Senate Republicans Promise 'Respectful' SCOTUS Nominee Hearings

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US Supreme Court nominee Ketanji Brown Jackson arrives to meet with Senator John Cornyn (R-TX) (out of frame) on Capitol Hill on March 10, 2022, in Washington, DC.
US Supreme Court nominee Ketanji Brown Jackson arrives to meet with Senator John Cornyn (R-TX) (out of frame) on Capitol Hill on March 10, 2022, in Washington, DC.

Judge Ketanji Brown Jackson’s nomination hearings to the Supreme Court begin on March 21st. One Republican senator signals he may be a no vote. Another is not sure how her vote will go down. So far, all the Senate GOP collective has said is that they will keep things “fair” once the hearings begin, according to a report by Politico.

Sen. Chuck Grassley (R-IW) stated that Judge Jackson would get a “fair, thorough” hearing.

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From Politico:

“The best message I can give you at this point, but I think you’ve heard me say it before: It’s going to be a fair, thorough hearing, and we’re not going to get in the gutter like the Democrats did,” said Iowa Sen. Chuck Grassley, the top Republican on the Judiciary Committee.

Senate Republicans like Sen. Grassley point to the 2018 Justice Brett Kavanaugh hearings where they felt Senate Democrats made things more personal. However, Democrats do not need a single vote from Republicans to confirm Judge Jackson to the court. Republicans may find it hard to attack her on one thing, even in terms of strategy.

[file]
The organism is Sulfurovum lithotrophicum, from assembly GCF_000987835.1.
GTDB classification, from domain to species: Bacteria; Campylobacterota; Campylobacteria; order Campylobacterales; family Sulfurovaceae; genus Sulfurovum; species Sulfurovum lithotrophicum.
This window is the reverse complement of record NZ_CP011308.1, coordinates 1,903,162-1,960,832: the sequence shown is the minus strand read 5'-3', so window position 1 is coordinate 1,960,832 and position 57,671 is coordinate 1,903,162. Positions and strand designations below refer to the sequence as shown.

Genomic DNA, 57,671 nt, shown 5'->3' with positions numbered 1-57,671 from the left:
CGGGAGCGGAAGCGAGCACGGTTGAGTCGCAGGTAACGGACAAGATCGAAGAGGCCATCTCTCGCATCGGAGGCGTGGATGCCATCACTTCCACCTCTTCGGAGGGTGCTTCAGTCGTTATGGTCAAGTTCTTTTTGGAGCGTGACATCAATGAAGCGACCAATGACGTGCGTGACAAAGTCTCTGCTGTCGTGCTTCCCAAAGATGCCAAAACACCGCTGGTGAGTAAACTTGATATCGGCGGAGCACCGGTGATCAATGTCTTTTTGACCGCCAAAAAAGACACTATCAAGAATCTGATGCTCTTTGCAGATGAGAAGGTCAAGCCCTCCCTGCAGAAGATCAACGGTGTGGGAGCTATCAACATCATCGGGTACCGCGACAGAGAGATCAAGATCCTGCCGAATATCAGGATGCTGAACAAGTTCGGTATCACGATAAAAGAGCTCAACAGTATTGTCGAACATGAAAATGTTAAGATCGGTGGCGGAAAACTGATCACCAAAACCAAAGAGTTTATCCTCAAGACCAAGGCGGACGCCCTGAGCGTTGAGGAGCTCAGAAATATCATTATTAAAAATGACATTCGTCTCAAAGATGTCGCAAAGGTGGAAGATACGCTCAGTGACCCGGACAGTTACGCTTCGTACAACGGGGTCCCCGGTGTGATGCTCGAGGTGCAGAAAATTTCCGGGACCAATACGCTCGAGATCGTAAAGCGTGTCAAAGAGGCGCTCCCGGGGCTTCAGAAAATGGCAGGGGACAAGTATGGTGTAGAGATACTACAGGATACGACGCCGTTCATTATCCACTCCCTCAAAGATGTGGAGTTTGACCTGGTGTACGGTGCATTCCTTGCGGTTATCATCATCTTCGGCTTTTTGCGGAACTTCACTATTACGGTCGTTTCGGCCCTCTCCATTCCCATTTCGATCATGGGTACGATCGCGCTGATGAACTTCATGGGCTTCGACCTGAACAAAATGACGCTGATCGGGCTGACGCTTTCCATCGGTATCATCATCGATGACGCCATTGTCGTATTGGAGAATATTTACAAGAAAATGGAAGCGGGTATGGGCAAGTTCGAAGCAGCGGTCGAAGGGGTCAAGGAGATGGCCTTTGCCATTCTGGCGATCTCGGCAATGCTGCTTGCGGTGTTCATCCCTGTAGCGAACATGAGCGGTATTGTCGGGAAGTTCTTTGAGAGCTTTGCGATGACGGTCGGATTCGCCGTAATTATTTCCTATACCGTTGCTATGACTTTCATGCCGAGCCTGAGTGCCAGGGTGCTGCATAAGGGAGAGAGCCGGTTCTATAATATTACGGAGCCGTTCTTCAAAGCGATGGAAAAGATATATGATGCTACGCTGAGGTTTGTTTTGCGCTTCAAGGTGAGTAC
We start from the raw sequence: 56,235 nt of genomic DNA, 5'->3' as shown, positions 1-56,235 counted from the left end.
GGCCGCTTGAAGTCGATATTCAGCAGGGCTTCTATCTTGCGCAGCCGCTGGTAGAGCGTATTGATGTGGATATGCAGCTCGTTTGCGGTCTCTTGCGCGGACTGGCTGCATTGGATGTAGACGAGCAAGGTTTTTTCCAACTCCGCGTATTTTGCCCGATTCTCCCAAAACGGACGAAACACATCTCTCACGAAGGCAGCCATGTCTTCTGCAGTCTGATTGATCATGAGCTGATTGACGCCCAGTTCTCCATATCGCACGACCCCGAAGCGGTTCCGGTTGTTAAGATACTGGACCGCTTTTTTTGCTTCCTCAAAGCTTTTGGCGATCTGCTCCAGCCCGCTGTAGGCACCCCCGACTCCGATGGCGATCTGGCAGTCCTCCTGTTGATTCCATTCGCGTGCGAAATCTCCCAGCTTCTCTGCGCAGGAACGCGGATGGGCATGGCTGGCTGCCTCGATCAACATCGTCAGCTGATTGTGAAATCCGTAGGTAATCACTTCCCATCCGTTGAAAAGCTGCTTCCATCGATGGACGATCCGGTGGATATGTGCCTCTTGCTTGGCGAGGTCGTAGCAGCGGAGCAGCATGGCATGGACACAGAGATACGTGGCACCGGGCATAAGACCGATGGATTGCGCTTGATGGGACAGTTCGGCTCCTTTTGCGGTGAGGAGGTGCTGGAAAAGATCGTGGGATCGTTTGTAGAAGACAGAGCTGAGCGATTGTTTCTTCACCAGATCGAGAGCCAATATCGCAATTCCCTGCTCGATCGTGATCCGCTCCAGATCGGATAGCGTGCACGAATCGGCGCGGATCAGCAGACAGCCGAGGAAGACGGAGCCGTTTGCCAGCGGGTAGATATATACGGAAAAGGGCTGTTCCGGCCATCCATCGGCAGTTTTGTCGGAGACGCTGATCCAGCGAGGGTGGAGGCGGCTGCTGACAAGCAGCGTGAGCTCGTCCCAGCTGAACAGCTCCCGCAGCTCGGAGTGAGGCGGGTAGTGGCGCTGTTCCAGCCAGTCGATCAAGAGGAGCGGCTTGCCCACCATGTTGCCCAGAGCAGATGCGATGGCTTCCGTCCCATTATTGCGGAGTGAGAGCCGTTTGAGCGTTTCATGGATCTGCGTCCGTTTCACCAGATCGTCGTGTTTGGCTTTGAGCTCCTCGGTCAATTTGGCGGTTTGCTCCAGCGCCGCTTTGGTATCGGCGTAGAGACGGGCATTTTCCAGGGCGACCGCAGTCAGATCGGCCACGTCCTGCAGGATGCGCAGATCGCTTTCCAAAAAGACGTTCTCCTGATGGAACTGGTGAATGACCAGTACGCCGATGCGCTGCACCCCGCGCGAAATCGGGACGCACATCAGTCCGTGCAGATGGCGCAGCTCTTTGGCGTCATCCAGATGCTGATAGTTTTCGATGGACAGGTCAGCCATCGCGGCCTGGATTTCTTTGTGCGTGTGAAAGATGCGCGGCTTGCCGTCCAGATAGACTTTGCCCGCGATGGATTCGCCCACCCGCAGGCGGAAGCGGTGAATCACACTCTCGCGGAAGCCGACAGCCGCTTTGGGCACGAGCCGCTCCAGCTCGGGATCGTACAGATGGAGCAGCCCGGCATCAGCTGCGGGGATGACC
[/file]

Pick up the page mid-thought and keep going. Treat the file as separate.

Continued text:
Sen. John Kennedy (R-La.) said Jackson was “very charming” and that she “appears to be very intelligent,” while Sen. Josh Hawley (R-Mo.) — who has opposed nearly all of Biden’s judges — said he “liked her, personally.” But Hawley added he has concerns about her “overall record on crime.”

Points of interest Republicans may inquire about are Jackson’s representation of Guantanamo Bay detainees during her time as a public defender. Also, the briefs she filed while in private practice for groups that opposed the George W. Bush administration’s detention policies. Lastly, they plan to raise a general question on whether Judge Jackson supports adding seats to the Supreme Court.

Sen. John Cornyn (R-TX) noted that there wouldn’t be a lot of coordination amongst his fellow representatives.

“Republicans? Coordinated?” quipped Sen. John Cornyn (R-Texas), a member of the Judiciary Committee. “I don’t think there’s going to be a lot of coordination. She’s not a stranger to the members of the committee … Her judicial philosophy, her approach to judging will be the subjects I’m going to focus on.”

Even if Senate Republicans elect to go the civil route, most are poised to vote against Judge Jackson for the Supreme Court anyway. It’s a pretense that Sen. Mazie Hirono (D-HI) pushes back on.

Republicans are “setting it up that they’re just so wonderful people. You know what I have to say about that,” said Sen. Mazie Hirono (D-Hawaii). “They can’t find enough ways that they can really attack her, so maybe they’re putting out a narrative that ‘look how reasonable and wonderful we all are.’“